I’ve been hacked. Evil aspx file uploaded called AspxSpy. They’re still trying. Help me trap them‼

I’m also putting up the contents of the .aspx file that was uploaded. When I try to access it, I get prompted for a password, looking at the code, there’s a harcoded password but it looks like some MD5 encryption is going on and I can’t get in to look at what is behind the password protection on this hackers page. Can someone help with getting past the password protection?

Their file was called wjose.aspx and the I’ve pasted the code into jsbin for easy viewing: http://jsbin.com/uhoye3/edit#html

I’ve already got a server/host based version of the question on serverfault.com asking for steps to prevent this in the future: https://serverfault.com/questions/206396/attempted-hack-on-vps-how-to-protect-in-future-what-were-they-trying-to-do

Answers:

Thank you for visiting the Q&A section on Magenaut. Please note that all the answers may not help you solve the issue immediately. So please treat them as advisements. If you found the post helpful (or not), leave a comment & I’ll get back to you as soon as possible.

Method 1

If you running asp.net and only as you tagged, then you only need to add this web.config on the root directory that your users upload files. With that web.config you do not allow anyone to run aspx pages on this directory tree.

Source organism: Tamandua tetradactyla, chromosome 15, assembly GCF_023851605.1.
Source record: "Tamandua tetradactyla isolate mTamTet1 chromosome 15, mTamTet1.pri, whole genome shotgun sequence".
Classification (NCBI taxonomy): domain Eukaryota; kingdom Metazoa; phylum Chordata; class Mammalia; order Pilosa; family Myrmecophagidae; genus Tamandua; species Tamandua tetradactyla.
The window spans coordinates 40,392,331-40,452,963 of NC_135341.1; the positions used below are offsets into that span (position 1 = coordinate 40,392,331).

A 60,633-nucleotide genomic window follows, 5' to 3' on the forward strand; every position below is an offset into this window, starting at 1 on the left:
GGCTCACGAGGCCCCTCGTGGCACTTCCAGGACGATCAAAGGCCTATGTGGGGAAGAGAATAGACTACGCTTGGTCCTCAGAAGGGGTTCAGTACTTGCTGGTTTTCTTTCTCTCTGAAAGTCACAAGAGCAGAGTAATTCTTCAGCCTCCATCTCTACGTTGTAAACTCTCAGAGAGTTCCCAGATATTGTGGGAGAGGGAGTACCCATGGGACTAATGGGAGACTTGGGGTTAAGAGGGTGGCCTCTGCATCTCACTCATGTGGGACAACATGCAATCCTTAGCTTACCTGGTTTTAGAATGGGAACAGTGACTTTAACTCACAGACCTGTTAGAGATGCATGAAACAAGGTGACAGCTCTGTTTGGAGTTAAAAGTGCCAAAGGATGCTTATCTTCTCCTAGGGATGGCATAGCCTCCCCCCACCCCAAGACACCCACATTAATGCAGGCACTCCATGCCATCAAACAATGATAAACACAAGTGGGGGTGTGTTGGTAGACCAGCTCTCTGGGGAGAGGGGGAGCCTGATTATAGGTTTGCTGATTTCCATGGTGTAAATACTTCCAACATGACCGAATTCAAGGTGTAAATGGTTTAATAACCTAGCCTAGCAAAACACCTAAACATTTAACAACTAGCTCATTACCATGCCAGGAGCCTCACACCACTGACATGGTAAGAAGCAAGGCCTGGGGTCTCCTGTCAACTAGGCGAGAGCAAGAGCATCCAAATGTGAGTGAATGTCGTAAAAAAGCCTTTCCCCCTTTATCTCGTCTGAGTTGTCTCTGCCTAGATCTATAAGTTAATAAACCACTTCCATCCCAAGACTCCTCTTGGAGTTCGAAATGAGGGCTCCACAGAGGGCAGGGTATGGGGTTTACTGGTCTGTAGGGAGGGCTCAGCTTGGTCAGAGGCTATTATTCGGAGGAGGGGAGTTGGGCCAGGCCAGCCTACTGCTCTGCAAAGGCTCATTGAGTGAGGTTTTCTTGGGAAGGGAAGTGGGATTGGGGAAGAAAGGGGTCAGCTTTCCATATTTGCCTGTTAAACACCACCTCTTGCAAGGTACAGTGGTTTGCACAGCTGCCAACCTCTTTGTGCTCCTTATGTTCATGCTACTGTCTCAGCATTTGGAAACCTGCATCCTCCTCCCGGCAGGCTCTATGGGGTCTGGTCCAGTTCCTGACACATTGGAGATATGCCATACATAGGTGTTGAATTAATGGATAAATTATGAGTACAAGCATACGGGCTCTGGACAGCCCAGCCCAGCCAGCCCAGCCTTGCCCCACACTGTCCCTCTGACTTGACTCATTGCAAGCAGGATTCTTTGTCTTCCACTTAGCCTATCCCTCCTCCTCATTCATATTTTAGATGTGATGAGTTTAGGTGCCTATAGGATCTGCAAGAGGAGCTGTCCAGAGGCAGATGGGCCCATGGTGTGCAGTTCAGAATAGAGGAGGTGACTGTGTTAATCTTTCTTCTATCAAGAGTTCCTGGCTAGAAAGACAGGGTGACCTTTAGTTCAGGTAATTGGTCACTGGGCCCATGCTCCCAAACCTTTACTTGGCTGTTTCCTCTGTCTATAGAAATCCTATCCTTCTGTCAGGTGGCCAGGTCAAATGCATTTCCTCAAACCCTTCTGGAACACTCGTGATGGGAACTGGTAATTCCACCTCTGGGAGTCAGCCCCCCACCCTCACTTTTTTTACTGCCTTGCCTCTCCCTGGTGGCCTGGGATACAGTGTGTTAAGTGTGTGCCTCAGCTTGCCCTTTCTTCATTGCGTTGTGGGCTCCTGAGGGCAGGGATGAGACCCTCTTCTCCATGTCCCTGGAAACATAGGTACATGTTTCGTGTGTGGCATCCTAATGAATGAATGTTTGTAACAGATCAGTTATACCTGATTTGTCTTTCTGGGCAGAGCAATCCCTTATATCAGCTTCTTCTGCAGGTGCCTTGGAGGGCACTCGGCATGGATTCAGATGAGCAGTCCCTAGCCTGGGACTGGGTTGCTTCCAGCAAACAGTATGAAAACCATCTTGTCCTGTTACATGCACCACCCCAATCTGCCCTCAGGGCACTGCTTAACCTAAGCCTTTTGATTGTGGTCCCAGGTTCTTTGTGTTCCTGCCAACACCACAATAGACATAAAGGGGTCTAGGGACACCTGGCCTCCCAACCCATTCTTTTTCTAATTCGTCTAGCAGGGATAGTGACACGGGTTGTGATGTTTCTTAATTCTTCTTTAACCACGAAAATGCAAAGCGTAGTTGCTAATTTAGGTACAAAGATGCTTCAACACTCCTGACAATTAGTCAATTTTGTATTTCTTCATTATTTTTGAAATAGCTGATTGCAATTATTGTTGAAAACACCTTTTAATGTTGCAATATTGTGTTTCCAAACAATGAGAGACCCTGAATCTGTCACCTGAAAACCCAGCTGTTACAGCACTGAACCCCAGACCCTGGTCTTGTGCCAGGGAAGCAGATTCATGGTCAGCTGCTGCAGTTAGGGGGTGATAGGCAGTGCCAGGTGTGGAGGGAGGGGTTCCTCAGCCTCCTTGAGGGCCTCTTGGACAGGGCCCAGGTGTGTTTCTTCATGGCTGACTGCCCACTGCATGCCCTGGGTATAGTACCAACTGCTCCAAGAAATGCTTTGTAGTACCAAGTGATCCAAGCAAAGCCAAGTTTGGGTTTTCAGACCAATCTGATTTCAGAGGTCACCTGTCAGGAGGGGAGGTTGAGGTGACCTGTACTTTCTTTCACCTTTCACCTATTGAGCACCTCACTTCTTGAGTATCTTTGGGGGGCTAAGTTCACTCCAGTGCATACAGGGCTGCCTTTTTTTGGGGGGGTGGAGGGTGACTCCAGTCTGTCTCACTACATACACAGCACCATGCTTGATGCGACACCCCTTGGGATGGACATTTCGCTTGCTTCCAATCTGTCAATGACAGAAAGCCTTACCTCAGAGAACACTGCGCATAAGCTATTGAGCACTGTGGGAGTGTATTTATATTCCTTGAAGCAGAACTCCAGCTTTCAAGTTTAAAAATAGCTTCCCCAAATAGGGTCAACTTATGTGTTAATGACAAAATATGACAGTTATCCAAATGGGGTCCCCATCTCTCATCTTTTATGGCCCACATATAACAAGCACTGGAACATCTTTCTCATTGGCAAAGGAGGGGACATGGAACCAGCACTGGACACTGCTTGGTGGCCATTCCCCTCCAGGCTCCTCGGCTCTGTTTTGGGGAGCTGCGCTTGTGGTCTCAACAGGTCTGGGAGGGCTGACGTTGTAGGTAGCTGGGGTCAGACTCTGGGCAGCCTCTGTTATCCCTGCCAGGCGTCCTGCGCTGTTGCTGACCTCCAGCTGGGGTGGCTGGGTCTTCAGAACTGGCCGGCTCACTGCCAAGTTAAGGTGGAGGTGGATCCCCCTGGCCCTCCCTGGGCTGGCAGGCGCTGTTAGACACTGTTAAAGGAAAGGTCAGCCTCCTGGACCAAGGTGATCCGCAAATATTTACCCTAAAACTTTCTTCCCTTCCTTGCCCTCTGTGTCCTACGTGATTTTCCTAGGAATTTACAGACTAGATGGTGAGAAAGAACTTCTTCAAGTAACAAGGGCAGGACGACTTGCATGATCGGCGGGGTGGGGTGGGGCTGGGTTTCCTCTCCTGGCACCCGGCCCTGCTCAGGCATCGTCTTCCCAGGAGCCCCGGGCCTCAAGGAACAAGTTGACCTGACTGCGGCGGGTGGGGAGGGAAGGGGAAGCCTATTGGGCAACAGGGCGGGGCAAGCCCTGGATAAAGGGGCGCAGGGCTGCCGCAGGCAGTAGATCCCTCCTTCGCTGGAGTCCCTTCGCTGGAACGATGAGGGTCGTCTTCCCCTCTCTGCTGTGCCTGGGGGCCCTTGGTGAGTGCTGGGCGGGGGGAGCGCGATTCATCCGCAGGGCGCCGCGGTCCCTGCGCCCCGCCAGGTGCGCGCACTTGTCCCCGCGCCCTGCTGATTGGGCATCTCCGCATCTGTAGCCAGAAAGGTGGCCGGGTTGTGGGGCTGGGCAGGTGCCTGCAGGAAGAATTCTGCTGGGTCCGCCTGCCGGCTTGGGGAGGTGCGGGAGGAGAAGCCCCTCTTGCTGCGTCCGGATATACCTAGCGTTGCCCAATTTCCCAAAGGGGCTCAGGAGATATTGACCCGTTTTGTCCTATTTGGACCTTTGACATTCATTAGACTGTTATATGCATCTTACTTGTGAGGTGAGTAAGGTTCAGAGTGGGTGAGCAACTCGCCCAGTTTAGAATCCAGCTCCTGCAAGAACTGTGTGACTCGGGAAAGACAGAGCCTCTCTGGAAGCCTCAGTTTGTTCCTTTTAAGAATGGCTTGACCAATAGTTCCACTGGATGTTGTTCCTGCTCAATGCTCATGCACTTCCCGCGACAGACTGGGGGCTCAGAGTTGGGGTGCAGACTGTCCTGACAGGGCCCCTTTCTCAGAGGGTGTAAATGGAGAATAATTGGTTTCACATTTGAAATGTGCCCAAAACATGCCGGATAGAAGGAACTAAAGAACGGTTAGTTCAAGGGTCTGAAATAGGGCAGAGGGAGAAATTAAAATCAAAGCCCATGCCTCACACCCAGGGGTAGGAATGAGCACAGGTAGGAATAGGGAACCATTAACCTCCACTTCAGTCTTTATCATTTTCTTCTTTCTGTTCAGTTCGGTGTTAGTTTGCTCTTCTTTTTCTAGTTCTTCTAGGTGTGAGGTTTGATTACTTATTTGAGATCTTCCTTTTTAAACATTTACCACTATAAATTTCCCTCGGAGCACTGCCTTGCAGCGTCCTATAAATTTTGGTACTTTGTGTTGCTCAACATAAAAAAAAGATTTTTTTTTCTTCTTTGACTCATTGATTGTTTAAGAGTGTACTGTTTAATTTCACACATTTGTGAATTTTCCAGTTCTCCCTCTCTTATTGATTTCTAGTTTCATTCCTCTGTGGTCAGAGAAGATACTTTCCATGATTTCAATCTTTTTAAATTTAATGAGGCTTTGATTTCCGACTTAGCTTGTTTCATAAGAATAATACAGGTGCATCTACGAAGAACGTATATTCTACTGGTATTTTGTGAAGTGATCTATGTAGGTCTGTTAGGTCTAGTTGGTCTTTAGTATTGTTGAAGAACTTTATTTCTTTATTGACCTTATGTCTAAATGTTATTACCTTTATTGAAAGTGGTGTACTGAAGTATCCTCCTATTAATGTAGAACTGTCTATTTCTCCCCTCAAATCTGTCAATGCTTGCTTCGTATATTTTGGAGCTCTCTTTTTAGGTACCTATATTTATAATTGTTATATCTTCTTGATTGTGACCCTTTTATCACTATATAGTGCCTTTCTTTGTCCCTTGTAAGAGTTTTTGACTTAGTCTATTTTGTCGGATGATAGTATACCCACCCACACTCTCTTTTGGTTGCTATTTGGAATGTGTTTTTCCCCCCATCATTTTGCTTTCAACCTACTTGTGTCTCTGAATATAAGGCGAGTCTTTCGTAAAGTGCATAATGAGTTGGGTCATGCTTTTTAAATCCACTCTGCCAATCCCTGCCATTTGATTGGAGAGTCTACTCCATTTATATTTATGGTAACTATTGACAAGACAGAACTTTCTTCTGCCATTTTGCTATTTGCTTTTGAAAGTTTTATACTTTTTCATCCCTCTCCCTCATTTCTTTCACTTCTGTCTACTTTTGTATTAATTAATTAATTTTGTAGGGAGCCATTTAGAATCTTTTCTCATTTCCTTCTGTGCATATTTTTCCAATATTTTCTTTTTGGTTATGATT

The web.config on the protected must only contains:

<configuration>
    <system.web>
      <authorization>
        <deny users="*" />
      </authorization>
    </system.web>
</configuration>

With this web.config your program can still read and write images and other files on this directory, but can not run aspx and other running asp.net extensions.

Check the file extension upload

Of course you must check for all the knowing running files extensions on uploading and on rename, including but not limited to .exe .php .aspx .com .asp .ashx
This is I believe the first that some must do, but to be sure that not found any other way to run something unknown is the web.config and the limited to dot.net only.

For the password you ask

just comment/remove all this lines on http://jsbin.com/uhoye3/edit#html and you see it running, because on this point is check the password and return false if fail. If you let it continue you cancel the password part.

if (Request.Cookies[vbhLn].Value != Password)
    {
    tZSx();
    return false;
    }

Method 2

This is a bit late, but I have been able to successfully block ASPXSpy from running on my Windows 2003 farm, it also works on 2008, and 2012 as long as you have UrlScan installed…

http://www.larmib.com/2013/how-to-block-hackers-who-upload-aspxspy/


All methods was sourced from stackoverflow.com or stackexchange.com, is licensed under cc by-sa 2.5, cc by-sa 3.0 and cc by-sa 4.0

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